I head back to the top of the lane, grab a big swig of water and my squad of supporters and make my way down to the same jump I successfully hit yesterday. I take one straight air to remind myself how much speed and pop I need and then hike back up to the top for my first on-snow attempt of the day. My heart is racing, probably a mixture of nerves and the 100 yards I just walked uphill. With a few different cameras pointed at me, I wait for Margetts to give me the signal. His hand goes up and I point my skis downhill. Three, two, one, POP! As my head swings backward toward the ground I spot my landing and throw my feet back around to the snow. Landing in the backseat, I’m happy I made it but I know I can do better. So I take off my skis and hike back up. I’m hungry for a smooth, forward-leaning landing. Once I’m at the top again, I take a minute to slow down my breathing and visualize my next flip. Margetts gives me the thumbs up and I go for it. With near-perfect control I take off the jump, throw my body backwards and absolutely stomp the landing. That felt DAMN good. Can I land a third one? I hike for one last backie. Not nearly as smooth as my second attempt but I still land it, making that five successes for five attempts. My shins are screaming at me and I know I’ve got one more day left of camp so I call it a day a little early to give my body the rest it needs. As is tradition at Momentum Camps, the last day is a beach party so I’m going to need all of the energy I can muster up. Bikini backflip anyone?

Erin Spong perfecting the art of inversion on skis.
Momentum digger and Canadian National Team member, Etienne Geoffroy, getting kinky.
Adult Week is looking up for Erin Spong.

Day 6

As if Mother Nature knew our intentions, today’s weather is absolutely perfect for a beach party on the glacier. Decked out in Hawaiian shirts, hula skirts and swim shorts, our crew of 68 campers ascend Blackcomb mountain for our last day of Adult Week. At the top of Momentum’s lane it feels more like a tropical resort with palm trees, pool floaties and Jimmy Buffett blasting from the speakers.The vibes are through the roof.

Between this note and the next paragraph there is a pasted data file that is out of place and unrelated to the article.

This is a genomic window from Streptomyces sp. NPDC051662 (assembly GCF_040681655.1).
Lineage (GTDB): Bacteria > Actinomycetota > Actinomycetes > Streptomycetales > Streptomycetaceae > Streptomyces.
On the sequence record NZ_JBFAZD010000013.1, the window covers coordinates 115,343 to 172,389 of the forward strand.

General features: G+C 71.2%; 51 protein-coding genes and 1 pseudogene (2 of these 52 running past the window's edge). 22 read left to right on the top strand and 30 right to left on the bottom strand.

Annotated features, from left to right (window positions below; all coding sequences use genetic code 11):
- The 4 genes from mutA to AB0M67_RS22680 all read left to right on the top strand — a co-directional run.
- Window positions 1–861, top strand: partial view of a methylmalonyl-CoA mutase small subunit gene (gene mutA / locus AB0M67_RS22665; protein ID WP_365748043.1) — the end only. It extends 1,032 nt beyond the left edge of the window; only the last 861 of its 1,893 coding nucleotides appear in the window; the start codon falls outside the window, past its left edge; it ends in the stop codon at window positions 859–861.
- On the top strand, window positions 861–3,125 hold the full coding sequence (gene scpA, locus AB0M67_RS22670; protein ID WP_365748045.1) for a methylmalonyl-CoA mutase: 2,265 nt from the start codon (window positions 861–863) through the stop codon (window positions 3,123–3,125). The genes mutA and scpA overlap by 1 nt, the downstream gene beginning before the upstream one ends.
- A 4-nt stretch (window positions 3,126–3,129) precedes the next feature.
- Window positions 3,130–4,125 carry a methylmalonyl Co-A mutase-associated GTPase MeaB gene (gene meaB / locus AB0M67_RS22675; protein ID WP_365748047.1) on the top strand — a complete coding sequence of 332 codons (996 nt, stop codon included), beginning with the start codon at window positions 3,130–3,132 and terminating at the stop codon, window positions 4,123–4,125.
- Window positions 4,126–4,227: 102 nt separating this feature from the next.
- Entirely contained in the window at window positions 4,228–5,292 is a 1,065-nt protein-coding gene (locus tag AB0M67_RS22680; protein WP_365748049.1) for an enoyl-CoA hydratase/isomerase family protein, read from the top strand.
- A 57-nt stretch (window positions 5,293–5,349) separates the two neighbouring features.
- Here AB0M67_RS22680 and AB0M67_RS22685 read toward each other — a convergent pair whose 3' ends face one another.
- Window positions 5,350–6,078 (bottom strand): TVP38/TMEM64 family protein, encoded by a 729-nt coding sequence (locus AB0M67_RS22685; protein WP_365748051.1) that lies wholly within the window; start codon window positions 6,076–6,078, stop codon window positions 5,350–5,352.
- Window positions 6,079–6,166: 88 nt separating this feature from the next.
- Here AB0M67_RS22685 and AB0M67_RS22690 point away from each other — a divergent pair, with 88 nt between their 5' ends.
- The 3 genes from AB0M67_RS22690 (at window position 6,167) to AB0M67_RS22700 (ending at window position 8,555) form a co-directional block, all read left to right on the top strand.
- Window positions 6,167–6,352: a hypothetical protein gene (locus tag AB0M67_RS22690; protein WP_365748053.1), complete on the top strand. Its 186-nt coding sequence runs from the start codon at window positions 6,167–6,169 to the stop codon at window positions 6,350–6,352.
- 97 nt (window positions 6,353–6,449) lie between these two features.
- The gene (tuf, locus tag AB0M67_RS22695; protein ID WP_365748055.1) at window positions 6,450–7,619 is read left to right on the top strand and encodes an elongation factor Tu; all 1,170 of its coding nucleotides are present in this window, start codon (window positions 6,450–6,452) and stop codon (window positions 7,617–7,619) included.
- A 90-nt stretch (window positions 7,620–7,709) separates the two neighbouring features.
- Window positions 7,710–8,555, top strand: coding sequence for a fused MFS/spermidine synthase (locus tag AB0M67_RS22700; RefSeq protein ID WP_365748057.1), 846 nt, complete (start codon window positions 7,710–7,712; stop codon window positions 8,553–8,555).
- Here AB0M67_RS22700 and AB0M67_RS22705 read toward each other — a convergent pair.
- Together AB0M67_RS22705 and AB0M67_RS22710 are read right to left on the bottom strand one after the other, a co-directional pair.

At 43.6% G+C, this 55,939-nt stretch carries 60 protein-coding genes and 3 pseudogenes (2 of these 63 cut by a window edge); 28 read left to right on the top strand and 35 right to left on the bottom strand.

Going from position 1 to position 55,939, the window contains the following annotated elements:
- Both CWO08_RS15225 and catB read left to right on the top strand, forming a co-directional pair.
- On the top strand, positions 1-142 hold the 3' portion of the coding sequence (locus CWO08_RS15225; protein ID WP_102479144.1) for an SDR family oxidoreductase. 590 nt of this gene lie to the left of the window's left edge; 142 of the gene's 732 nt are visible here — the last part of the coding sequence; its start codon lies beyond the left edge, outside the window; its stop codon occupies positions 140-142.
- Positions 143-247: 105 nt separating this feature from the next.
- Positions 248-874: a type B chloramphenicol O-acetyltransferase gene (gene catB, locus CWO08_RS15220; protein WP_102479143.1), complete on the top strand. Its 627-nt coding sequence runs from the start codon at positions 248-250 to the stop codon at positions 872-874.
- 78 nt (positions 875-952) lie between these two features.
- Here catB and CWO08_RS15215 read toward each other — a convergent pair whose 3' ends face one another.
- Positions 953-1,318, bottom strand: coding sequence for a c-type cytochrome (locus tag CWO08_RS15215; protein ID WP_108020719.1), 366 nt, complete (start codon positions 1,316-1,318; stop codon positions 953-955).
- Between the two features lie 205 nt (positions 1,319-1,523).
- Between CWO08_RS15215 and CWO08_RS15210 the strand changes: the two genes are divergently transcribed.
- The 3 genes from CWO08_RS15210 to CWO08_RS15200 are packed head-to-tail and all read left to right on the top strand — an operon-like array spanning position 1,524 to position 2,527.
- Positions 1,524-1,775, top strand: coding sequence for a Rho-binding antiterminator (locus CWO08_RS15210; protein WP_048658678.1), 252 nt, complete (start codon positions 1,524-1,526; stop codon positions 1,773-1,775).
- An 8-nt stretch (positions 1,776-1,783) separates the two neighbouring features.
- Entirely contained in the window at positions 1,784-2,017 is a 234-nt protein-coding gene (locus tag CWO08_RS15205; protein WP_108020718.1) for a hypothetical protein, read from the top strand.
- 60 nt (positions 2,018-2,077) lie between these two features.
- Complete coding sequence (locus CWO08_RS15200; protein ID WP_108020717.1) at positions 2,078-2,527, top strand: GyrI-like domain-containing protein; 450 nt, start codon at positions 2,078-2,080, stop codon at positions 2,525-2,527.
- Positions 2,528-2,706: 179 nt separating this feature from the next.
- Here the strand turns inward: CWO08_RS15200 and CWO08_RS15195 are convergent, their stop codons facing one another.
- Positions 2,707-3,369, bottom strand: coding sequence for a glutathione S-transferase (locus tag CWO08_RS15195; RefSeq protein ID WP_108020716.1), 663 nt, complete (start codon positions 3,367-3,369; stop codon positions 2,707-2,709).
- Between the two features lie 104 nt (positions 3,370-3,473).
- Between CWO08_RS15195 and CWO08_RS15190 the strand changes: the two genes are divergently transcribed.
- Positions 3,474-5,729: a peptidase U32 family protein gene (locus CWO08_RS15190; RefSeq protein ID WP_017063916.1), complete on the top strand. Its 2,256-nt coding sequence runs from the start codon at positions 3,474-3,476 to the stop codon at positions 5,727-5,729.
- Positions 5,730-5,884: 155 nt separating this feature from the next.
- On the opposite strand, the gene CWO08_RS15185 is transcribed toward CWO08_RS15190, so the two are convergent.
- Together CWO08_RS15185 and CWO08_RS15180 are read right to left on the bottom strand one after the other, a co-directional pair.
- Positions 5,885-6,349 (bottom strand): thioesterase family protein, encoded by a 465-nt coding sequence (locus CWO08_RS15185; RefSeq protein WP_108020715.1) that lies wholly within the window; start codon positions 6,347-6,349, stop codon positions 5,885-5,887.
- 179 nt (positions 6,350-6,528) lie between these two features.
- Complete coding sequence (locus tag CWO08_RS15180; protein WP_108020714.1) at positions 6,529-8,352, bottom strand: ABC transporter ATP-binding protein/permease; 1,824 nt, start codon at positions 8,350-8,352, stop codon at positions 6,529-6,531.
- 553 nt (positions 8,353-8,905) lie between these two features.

Ending my week with Sandy Boville, who I began the week with, I take a few laps in the park with him and the rest of my group, greasing boxes and laying out 360s. My shins are still incredibly sore and I’m unsure if I have enough energy left for another backflip attempt. But, I’ve learned that when in doubt, it’s best to hit the airbag. After two perfect inversions on the bag I’m feeling better than I thought I would. So I let Boville know I’m ready to take it to the snow. I tell myself if I stomp the landing of my first jump I can be done for the day. But of course, after landing the first one almost perfectly–meaning no shin bang–it feels too good not to try again. Giving my legs and lungs a break, I take the T-bar up to the top instead of hiking. Gaining a few more audience members, I ski back down to the moguls jump I’ve been hitting all week for one last backie. Calming my nerves with a couple deep breaths, I set my stance and begin my takeoff. As soon as I pop off the jump I spot my landing and tuck my knees, as I come back around I open up and prepare for landing. STOMP. That brings my backie record to a perfect seven for seven—I’m batting 1.000.

I’m on the highest of highs, I grab myself a beer and bask in my self-satisfaction while watching the digging crew–all impressively talented skiers themselves–have their fun hitting the 65-footer in the center of the park. After a week of slamming my body into boxes and smashing my shins into my boots, I have a much deeper understanding and respect for the massive tricks these guys are pulling off. Grabbing my backpack and making one last descent to the T-bar, I’m leaving Adult Week black and blue and a backflipping queen. Coming into this week, I set a lofty goal for myself I honestly didn’t know if I would be able to achieve. The real MVPs of Momentum Camps are the coaches. Boville’s ability to break down the basics, Noah Morrison’s infectious enthusiasm, Max Morello’s unwavering patience and Matt Margett’s no-fear confidence each played a key role in helping me go from a terrain park zero to a backflippin’ hero.

Erin Spong is becoming a backflipping queen.
Adult Week culminates with a glacial beach party.
Sun’s out, babes are out.
Erin Spong leaves Momentum Camps with a perfect backflip landing record.